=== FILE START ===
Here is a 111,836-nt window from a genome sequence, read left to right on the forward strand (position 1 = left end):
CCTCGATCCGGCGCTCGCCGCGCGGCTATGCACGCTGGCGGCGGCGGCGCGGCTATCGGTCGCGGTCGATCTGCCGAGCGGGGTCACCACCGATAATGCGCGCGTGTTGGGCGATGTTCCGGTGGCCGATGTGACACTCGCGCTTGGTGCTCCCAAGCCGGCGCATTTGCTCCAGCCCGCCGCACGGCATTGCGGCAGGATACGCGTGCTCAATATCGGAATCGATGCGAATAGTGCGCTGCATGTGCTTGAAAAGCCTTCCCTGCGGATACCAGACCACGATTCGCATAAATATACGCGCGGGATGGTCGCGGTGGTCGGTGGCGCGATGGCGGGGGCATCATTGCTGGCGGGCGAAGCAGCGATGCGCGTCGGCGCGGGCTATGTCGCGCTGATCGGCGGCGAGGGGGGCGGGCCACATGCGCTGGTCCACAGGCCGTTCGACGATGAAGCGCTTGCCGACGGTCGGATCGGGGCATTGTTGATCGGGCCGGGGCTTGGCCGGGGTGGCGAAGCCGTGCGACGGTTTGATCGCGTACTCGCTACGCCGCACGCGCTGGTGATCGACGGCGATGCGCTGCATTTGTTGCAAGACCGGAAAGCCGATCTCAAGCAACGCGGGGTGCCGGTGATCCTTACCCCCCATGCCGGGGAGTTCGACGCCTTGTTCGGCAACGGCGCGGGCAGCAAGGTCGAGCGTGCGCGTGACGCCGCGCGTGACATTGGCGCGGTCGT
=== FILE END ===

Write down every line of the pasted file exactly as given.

Here is a 111,836-nt window from a genome sequence, read left to right on the forward strand (position 1 = left end):
CCTCGATCCGGCGCTCGCCGCGCGGCTATGCACGCTGGCGGCGGCGGCGCGGCTATCGGTCGCGGTCGATCTGCCGAGCGGGGTCACCACCGATAATGCGCGCGTGTTGGGCGATGTTCCGGTGGCCGATGTGACACTCGCGCTTGGTGCTCCCAAGCCGGCGCATTTGCTCCAGCCCGCCGCACGGCATTGCGGCAGGATACGCGTGCTCAATATCGGAATCGATGCGAATAGTGCGCTGCATGTGCTTGAAAAGCCTTCCCTGCGGATACCAGACCACGATTCGCATAAATATACGCGCGGGATGGTCGCGGTGGTCGGTGGCGCGATGGCGGGGGCATCATTGCTGGCGGGCGAAGCAGCGATGCGCGTCGGCGCGGGCTATGTCGCGCTGATCGGCGGCGAGGGGGGCGGGCCACATGCGCTGGTCCACAGGCCGTTCGACGATGAAGCGCTTGCCGACGGTCGGATCGGGGCATTGTTGATCGGGCCGGGGCTTGGCCGGGGTGGCGAAGCCGTGCGACGGTTTGATCGCGTACTCGCTACGCCGCACGCGCTGGTGATCGACGGCGATGCGCTGCATTTGTTGCAAGACCGGAAAGCCGATCTCAAGCAACGCGGGGTGCCGGTGATCCTTACCCCCCATGCCGGGGAGTTCGACGCCTTGTTCGGCAACGGCGCGGGCAGCAAGGTCGAGCGTGCGCGTGACGCCGCGCGTGACATTGGCGCGGTCGT